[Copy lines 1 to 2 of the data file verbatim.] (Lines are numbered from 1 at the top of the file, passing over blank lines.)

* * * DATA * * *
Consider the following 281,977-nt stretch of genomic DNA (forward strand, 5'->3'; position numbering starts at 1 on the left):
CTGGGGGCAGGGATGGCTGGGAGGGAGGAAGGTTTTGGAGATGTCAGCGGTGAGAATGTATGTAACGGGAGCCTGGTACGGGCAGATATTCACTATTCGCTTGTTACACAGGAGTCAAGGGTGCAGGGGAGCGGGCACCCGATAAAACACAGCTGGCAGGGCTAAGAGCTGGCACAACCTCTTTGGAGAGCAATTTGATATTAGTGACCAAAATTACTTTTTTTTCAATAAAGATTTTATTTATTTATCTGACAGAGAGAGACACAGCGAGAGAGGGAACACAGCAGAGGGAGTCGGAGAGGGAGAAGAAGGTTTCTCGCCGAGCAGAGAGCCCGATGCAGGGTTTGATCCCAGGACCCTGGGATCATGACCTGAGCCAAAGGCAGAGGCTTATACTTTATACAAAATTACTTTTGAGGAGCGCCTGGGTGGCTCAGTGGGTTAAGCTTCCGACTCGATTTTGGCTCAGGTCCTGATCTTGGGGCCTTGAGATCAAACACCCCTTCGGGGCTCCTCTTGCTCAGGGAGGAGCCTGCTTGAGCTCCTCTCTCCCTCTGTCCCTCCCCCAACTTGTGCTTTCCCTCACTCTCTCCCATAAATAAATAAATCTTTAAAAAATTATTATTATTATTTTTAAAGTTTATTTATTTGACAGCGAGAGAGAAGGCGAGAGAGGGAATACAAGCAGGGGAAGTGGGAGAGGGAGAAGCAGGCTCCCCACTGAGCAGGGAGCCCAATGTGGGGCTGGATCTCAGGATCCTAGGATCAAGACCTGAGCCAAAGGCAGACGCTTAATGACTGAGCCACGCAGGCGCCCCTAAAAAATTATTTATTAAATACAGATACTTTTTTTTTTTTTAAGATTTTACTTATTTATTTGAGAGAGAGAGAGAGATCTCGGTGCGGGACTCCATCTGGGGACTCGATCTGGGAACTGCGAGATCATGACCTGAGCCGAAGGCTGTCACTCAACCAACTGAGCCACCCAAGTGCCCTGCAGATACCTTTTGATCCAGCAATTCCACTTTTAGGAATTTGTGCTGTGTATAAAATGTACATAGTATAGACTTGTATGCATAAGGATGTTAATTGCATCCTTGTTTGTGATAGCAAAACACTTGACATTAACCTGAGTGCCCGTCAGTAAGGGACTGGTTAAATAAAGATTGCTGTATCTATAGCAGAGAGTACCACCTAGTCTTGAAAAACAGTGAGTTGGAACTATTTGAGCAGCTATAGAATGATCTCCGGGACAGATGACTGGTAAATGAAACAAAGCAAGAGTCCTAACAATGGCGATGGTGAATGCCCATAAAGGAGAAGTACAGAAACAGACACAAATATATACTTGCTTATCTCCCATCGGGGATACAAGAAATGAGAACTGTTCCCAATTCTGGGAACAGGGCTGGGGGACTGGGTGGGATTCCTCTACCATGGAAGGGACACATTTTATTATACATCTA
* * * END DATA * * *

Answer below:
Consider the following 281,977-nt stretch of genomic DNA (forward strand, 5'->3'; position numbering starts at 1 on the left):
CTGGGGGCAGGGATGGCTGGGAGGGAGGAAGGTTTTGGAGATGTCAGCGGTGAGAATGTATGTAACGGGAGCCTGGTACGGGCAGATATTCACTATTCGCTTGTTACACAGGAGTCAAGGGTGCAGGGGAGCGGGCACCCGATAAAACACAGCTGGCAGGGCTAAGAGCTGGCACAACCTCTTTGGAGAGCAATTTGATATTAGTGACCAAAATTACTTTTTTTTCAATAAAGATTTTATTTATTTATCTGACAGAGAGAGACACAGCGAGAGAGGGAACACAGCAGAGGGAGTCGGAGAGGGAGAAGAAGGTTTCTCGCCGAGCAGAGAGCCCGATGCAGGGTTTGATCCCAGGACCCTGGGATCATGACCTGAGCCAAAGGCAGAGGCTTATACTTTATACAAAATTACTTTTGAGGAGCGCCTGGGTGGCTCAGTGGGTTAAGCTTCCGACTCGATTTTGGCTCAGGTCCTGATCTTGGGGCCTTGAGATCAAACACCCCTTCGGGGCTCCTCTTGCTCAGGGAGGAGCCTGCTTGAGCTCCTCTCTCCCTCTGTCCCTCCCCCAACTTGTGCTTTCCCTCACTCTCTCCCATAAATAAATAAATCTTTAAAAAATTATTATTATTATTTTTAAAGTTTATTTATTTGACAGCGAGAGAGAAGGCGAGAGAGGGAATACAAGCAGGGGAAGTGGGAGAGGGAGAAGCAGGCTCCCCACTGAGCAGGGAGCCCAATGTGGGGCTGGATCTCAGGATCCTAGGATCAAGACCTGAGCCAAAGGCAGACGCTTAATGACTGAGCCACGCAGGCGCCCCTAAAAAATTATTTATTAAATACAGATACTTTTTTTTTTTTTAAGATTTTACTTATTTATTTGAGAGAGAGAGAGAGATCTCGGTGCGGGACTCCATCTGGGGACTCGATCTGGGAACTGCGAGATCATGACCTGAGCCGAAGGCTGTCACTCAACCAACTGAGCCACCCAAGTGCCCTGCAGATACCTTTTGATCCAGCAATTCCACTTTTAGGAATTTGTGCTGTGTATAAAATGTACATAGTATAGACTTGTATGCATAAGGATGTTAATTGCATCCTTGTTTGTGATAGCAAAACACTTGACATTAACCTGAGTGCCCGTCAGTAAGGGACTGGTTAAATAAAGATTGCTGTATCTATAGCAGAGAGTACCACCTAGTCTTGAAAAACAGTGAGTTGGAACTATTTGAGCAGCTATAGAATGATCTCCGGGACAGATGACTGGTAAATGAAACAAAGCAAGAGTCCTAACAATGGCGATGGTGAATGCCCATAAAGGAGAAGTACAGAAACAGACACAAATATATACTTGCTTATCTCCCATCGGGGATACAAGAAATGAGAACTGTTCCCAATTCTGGGAACAGGGCTGGGGGACTGGGTGGGATTCCTCTACCATGGAAGGGACACATTTTATTATACATCTA